Eight students at Indiana University sued the institution over its vaccine mandate. The lawsuit centered on the lack of full FDA approval for the COVID vaccine and claimed the university’s requirement violated students’ constitutional freedoms. The judge’s 100 page brief cited legal precedent for enforcing vaccine mandates and stated the university was "pursuing a legitimate aim of public health for its students, faculty, and staff." This is an important decision for the hundreds of higher education institutions that are requiring students and employees to get the COVID vaccine in order to work and attend school on campus.
“We all knew that the internet was important before the pandemic but didn’t realize how important it was. It is basically a basic need at this point, maybe not as basic as food and shelter, but pretty close to that.” - Alejandra Acosta, higher education policy analyst at New America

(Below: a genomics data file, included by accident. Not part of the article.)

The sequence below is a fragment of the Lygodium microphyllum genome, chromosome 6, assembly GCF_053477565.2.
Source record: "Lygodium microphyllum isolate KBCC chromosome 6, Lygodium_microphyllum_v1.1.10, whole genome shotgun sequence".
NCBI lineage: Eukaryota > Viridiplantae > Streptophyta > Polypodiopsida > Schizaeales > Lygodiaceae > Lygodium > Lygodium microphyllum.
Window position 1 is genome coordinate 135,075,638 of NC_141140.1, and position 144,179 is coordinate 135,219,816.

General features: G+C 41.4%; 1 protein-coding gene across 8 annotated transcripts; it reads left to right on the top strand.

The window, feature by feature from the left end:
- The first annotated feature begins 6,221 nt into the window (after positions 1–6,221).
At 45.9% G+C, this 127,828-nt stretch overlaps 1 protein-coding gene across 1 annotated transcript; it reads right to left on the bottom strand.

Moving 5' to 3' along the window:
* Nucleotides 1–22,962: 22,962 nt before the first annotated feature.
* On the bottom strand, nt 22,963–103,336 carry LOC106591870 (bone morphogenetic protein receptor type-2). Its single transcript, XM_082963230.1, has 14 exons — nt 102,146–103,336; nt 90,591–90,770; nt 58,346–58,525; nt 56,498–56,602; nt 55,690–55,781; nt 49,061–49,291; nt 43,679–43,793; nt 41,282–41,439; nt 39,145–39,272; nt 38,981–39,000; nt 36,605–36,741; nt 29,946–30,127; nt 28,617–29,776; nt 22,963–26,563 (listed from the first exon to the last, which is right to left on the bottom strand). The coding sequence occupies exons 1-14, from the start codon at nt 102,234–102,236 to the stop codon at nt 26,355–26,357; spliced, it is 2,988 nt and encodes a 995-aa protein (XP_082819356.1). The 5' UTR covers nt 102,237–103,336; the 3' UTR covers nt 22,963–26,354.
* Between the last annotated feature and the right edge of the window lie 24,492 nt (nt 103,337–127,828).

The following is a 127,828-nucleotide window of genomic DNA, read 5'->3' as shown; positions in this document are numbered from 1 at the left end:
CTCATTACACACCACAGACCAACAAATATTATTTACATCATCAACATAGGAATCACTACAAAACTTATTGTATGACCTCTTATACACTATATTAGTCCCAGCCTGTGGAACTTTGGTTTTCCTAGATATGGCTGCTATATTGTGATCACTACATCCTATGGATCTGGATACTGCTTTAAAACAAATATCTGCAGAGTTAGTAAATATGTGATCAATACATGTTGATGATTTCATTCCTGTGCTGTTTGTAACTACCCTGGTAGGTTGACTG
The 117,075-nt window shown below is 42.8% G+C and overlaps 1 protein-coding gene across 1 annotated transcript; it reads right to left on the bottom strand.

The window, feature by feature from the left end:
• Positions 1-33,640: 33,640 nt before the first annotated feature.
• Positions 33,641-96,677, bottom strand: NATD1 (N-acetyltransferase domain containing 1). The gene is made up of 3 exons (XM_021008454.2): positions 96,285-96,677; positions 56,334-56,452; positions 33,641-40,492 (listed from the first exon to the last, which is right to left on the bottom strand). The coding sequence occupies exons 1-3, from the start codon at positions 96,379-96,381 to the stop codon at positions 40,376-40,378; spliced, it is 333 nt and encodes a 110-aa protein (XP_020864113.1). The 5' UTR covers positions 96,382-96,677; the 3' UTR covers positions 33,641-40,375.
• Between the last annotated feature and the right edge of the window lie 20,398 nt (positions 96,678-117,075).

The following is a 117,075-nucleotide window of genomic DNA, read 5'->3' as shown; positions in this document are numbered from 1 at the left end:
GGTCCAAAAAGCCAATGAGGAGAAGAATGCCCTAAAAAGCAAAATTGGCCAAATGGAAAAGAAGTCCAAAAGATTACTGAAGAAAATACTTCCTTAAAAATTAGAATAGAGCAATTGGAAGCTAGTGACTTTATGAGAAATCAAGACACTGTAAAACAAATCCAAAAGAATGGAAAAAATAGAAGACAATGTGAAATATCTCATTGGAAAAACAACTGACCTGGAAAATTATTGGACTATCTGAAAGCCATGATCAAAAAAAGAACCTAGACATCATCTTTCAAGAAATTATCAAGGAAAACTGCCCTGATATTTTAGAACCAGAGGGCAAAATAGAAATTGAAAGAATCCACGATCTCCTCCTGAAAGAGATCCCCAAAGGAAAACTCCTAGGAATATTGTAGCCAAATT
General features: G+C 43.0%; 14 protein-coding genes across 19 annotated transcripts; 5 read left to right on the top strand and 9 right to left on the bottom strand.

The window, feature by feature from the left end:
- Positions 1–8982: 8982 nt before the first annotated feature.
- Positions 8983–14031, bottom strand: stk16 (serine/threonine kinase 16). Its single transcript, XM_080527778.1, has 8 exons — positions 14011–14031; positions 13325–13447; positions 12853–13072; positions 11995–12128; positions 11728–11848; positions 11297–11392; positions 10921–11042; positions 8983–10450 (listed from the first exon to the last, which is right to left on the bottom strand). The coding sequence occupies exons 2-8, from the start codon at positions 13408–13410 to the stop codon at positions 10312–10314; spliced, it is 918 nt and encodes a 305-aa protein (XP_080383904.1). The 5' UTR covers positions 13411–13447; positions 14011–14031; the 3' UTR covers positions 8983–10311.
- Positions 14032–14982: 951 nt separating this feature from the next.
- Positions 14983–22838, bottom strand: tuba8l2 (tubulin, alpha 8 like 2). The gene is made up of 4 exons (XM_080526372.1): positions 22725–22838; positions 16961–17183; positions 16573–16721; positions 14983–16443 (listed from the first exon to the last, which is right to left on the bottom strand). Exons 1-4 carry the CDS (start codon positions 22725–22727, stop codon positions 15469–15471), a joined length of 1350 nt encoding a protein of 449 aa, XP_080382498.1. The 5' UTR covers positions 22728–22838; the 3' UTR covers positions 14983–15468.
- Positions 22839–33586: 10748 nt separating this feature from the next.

30%: The number of college students taking online courses in the fall 2019 semester
Looking to learn more? These upcoming webinars may be of interest:
PBS NewsHour reported last week on a workforce development program in Mississippi called Women in Construction. The program began to meet the need for skilled construction workers and has assisted 800 single low-income mothers. In addition to job skills, students enrolled in the program receive quality, free daycare for their children. Mississippi has the nation’s highest rate of women serving as the primary breadwinners for their families, and a typical family in the state will spend 20 percent of their income on childcare. Programs like Women in Construction are finding that providing women an opportunity to enter fields that pay more than minimum wage allows them to better support their families and shift out of poverty.
July 23, 2021